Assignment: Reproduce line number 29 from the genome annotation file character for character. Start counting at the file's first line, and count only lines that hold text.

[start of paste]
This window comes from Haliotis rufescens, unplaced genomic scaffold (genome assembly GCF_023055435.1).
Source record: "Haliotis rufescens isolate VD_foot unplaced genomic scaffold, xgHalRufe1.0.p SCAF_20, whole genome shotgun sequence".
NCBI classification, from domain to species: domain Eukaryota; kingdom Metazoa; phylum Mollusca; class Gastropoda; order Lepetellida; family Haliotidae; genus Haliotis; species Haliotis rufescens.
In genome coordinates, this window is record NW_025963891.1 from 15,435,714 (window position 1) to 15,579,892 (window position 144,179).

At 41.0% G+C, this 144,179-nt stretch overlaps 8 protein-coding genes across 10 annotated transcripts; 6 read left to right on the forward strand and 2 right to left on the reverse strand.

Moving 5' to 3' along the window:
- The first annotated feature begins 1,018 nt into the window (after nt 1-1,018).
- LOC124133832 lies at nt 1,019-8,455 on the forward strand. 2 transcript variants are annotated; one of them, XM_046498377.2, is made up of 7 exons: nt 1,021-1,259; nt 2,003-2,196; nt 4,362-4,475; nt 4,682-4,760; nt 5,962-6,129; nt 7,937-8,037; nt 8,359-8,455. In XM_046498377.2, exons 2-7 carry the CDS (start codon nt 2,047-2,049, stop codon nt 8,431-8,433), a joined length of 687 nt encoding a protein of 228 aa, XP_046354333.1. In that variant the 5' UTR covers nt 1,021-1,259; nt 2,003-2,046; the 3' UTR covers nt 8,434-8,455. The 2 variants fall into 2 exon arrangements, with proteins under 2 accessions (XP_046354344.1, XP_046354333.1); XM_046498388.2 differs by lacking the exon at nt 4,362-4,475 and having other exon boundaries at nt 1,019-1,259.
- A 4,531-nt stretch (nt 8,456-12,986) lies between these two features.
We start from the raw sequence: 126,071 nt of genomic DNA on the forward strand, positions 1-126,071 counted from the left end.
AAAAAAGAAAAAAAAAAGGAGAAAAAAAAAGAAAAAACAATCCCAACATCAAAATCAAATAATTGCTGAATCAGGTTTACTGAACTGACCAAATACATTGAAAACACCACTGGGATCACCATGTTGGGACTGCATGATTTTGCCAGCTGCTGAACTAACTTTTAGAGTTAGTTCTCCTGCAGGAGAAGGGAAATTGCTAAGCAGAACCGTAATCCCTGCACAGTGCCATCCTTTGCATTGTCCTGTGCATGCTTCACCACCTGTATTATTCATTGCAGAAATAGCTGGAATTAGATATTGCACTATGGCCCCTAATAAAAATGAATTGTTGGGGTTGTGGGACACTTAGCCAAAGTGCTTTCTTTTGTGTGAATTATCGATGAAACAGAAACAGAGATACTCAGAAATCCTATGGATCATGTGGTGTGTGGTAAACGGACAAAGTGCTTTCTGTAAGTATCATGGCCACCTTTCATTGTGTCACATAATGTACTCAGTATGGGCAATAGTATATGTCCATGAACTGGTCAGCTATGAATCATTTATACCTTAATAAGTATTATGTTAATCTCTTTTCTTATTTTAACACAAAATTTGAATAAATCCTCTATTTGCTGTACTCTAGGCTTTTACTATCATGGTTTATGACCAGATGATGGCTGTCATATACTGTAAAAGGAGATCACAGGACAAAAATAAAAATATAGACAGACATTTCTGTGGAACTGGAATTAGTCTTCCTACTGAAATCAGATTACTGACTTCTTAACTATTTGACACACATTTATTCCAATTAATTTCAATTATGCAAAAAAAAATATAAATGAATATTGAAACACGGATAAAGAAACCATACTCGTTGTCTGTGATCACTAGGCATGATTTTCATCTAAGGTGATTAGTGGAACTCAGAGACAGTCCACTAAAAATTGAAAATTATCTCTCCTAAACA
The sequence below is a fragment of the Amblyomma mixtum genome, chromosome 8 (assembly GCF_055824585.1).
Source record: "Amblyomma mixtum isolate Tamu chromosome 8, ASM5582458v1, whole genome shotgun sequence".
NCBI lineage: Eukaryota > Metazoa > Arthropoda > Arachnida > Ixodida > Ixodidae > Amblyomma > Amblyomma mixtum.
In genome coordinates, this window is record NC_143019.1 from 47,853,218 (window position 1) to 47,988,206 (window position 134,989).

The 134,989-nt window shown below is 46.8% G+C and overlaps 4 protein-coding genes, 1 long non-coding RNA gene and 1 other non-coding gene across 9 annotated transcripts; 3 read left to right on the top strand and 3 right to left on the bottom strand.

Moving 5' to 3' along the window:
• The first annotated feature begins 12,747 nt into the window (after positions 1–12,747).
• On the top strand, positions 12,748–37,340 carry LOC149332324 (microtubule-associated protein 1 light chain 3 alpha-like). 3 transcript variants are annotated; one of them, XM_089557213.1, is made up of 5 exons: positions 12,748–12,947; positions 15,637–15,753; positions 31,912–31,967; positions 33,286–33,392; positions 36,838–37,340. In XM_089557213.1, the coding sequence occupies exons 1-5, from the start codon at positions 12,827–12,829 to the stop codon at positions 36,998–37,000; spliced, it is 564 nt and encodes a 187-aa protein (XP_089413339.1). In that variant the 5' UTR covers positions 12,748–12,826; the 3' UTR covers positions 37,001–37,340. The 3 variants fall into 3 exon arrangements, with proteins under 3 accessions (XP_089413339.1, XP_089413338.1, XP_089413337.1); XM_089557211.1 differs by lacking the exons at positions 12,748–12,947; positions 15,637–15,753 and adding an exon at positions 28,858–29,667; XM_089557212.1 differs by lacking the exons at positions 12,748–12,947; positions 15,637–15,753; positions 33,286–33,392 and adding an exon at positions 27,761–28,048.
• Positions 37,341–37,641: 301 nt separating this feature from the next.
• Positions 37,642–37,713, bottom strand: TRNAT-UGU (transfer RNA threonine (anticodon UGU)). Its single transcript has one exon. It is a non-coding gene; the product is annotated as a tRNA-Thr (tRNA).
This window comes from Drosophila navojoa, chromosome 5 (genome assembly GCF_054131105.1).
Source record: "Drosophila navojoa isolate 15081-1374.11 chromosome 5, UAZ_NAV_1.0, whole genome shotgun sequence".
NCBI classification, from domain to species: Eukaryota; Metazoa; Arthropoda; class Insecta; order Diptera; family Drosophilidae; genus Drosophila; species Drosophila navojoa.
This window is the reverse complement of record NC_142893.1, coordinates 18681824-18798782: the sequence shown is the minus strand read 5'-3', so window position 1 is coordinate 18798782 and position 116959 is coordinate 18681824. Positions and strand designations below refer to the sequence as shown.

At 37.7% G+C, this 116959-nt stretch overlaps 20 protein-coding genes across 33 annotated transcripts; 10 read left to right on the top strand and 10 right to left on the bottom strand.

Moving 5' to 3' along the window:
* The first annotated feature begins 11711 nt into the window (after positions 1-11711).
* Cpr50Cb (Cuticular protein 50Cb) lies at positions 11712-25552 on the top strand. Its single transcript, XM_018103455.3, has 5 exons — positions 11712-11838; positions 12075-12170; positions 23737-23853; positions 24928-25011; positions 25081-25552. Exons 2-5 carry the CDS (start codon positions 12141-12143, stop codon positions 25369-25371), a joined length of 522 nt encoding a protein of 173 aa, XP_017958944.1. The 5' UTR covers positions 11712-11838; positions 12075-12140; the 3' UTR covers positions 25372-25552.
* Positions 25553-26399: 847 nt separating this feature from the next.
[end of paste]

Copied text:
* Cpr50Cb (Cuticular protein 50Cb) lies at positions 11712-25552 on the top strand. Its single transcript, XM_018103455.3, has 5 exons — positions 11712-11838; positions 12075-12170; positions 23737-23853; positions 24928-25011; positions 25081-25552. Exons 2-5 carry the CDS (start codon positions 12141-12143, stop codon positions 25369-25371), a joined length of 522 nt encoding a protein of 173 aa, XP_017958944.1. The 5' UTR covers positions 11712-11838; positions 12075-12140; the 3' UTR covers positions 25372-25552.